Researchers have recently moved one step closer to understanding the intricacies of the human body.
Brain Research through Advancing Innovative Neurotechnologies, also referred to as the Brain Activity Map, is sponsored by the Obama administration for $100 million. BRAIN will provide scientists a better idea of how to create new treatments for diseases ranging from Alzheimer’s, epilepsy and autism to traumatic brain injury.
The 2014 project will be based off the framework of the Human Genome Project. According to a White House press release, the National Institutes of Health, the Defense Research Projects Agency and the National Science Foundation will provide funding.
The New York Times explains this project will develop technologies to document the interactions between nerve cells and the complex network of circuits at the root of human thought, behavior and function.
In an interview with NPR, National Institutes of Health Director Dr. Francis Collins said the new research agenda will ensure “that we have clearly laid out a plan that puts things in the right order, and to speed up the process of actually getting insights that are going to change our understanding of autism, epilepsy, Parkinson’s and so on.”
Collins also said the $100 million allocated for this project next year only accounts for a mere 1 percent of all neuroscience research. This first year will consist of laying the groundwork and observing how interacting neurons and brain cells affect behavior—first on static models and then tackling the human brain.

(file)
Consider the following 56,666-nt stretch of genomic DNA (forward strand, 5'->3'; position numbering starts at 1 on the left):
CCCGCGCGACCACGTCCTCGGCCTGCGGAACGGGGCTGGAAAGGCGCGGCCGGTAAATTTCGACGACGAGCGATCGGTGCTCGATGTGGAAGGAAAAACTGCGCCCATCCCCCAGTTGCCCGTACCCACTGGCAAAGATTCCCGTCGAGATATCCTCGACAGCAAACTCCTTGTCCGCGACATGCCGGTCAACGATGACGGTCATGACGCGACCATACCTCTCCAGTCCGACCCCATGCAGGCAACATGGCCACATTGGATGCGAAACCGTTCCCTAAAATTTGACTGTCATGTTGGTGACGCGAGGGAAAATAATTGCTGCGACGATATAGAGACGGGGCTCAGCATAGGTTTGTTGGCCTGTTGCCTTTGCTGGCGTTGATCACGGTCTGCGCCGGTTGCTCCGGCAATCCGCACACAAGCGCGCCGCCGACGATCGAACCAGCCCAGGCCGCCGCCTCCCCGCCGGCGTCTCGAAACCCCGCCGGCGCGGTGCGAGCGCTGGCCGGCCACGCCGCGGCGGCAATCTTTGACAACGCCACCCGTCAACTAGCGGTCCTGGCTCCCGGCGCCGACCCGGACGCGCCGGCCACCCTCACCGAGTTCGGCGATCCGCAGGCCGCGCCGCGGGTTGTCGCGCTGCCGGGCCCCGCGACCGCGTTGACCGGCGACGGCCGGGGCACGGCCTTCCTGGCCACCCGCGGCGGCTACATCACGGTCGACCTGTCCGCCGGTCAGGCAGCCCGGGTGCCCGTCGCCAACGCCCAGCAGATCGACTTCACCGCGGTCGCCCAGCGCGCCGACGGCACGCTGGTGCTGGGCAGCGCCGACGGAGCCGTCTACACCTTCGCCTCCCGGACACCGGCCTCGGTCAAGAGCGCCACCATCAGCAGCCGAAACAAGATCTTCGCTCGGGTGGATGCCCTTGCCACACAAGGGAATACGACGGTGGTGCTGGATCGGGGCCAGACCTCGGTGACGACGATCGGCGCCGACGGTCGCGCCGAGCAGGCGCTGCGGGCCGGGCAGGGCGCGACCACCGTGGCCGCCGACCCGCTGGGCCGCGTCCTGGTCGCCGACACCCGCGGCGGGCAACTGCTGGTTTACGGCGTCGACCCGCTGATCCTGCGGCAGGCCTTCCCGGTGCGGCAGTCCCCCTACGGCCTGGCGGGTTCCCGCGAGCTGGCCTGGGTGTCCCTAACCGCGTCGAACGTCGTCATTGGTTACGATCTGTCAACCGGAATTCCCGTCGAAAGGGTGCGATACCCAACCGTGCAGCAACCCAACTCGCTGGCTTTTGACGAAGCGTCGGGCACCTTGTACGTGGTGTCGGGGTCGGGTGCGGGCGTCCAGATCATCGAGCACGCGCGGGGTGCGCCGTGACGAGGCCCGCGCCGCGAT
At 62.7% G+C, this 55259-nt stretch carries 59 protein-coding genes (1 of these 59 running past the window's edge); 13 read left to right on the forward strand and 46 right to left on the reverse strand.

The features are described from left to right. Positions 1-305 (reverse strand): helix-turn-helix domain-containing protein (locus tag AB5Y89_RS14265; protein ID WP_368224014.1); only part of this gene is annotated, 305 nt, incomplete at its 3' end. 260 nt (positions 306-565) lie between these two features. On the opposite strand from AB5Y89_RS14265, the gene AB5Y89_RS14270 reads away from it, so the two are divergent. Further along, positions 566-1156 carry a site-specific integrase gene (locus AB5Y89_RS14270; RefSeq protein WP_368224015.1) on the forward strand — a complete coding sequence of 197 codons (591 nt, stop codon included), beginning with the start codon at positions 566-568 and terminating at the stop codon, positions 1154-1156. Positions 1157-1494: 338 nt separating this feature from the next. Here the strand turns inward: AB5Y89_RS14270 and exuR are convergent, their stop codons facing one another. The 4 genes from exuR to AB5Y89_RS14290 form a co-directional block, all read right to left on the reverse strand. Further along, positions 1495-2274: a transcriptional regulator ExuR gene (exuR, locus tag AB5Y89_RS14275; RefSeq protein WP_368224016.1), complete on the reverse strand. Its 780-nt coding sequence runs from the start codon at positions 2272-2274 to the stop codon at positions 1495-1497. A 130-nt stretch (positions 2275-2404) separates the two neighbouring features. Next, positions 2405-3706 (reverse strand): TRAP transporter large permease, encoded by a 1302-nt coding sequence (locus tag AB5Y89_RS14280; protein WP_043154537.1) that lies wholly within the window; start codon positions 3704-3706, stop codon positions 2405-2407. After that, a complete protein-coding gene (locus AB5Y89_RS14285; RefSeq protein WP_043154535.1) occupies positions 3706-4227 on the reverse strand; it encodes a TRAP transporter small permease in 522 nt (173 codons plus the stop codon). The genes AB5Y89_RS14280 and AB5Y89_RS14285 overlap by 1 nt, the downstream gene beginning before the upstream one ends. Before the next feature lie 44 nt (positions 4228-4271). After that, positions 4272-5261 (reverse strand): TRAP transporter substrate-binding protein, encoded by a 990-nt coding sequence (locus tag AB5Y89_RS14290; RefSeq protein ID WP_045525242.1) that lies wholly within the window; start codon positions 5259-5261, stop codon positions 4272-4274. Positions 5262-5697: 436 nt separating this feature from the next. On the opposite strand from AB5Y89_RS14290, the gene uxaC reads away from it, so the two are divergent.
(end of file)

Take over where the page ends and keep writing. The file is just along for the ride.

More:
This initiative has shown implications for San Diego County. According to KPBS, the Salk Institute for Biological Studies is investing $28 million to help start the initiative.
Although neuroscience is a relatively new field, Salk neuroscientist Terry Sejnowski said this is the time for a project like this.
“The technology is much better,” Sejnowski told KPBS. “There are resources we didn’t have before.”
University of California, San Diego’s very own Ralph Greenspan, who currently serves as one of the initiative’s leaders was also in attendance at the White House announcement regarding the BRAIN Initiative last Tuesday. UCSD scientists and researchers will also help advance the efforts of this vast project.
U-T San Diego reported the BRAIN Initiative, which is estimated to cost more than $1 billion throughout the next decade, requires new mapping tools created by neuroscientists and nano-engineers. These scientists supported by research centers such as The Mesa Biotech along North Torrey Pines Road, including the Salk Institute and UCSD.
This project will create a relationship between the government and the private sector that will enable the discovery of the interworking of the brain and serve as a starting point for finding new treatments.